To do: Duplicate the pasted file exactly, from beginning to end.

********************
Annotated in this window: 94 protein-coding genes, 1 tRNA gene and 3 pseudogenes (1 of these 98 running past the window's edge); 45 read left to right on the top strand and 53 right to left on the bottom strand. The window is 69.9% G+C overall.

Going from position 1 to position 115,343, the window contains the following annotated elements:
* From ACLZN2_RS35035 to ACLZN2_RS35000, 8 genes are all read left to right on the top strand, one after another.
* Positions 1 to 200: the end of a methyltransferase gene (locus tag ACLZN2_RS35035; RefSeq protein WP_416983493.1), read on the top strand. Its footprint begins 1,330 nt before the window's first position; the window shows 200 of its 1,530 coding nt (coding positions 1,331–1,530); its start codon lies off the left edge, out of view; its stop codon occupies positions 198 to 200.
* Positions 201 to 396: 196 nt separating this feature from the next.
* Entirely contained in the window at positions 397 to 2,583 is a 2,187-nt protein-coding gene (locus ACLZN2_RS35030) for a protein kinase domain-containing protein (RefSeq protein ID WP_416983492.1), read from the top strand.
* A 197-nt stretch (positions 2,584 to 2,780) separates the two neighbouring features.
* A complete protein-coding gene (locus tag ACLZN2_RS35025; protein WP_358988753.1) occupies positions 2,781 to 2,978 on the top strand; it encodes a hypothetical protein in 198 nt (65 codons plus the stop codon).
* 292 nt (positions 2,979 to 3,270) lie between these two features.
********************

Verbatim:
Annotated in this window: 94 protein-coding genes, 1 tRNA gene and 3 pseudogenes (1 of these 98 running past the window's edge); 45 read left to right on the top strand and 53 right to left on the bottom strand. The window is 69.9% G+C overall.

Going from position 1 to position 115,343, the window contains the following annotated elements:
* From ACLZN2_RS35035 to ACLZN2_RS35000, 8 genes are all read left to right on the top strand, one after another.
* Positions 1 to 200: the end of a methyltransferase gene (locus tag ACLZN2_RS35035; RefSeq protein WP_416983493.1), read on the top strand. Its footprint begins 1,330 nt before the window's first position; the window shows 200 of its 1,530 coding nt (coding positions 1,331–1,530); its start codon lies off the left edge, out of view; its stop codon occupies positions 198 to 200.
* Positions 201 to 396: 196 nt separating this feature from the next.
* Entirely contained in the window at positions 397 to 2,583 is a 2,187-nt protein-coding gene (locus ACLZN2_RS35030) for a protein kinase domain-containing protein (RefSeq protein ID WP_416983492.1), read from the top strand.
* A 197-nt stretch (positions 2,584 to 2,780) separates the two neighbouring features.
* A complete protein-coding gene (locus tag ACLZN2_RS35025; protein WP_358988753.1) occupies positions 2,781 to 2,978 on the top strand; it encodes a hypothetical protein in 198 nt (65 codons plus the stop codon).
* 292 nt (positions 2,979 to 3,270) lie between these two features.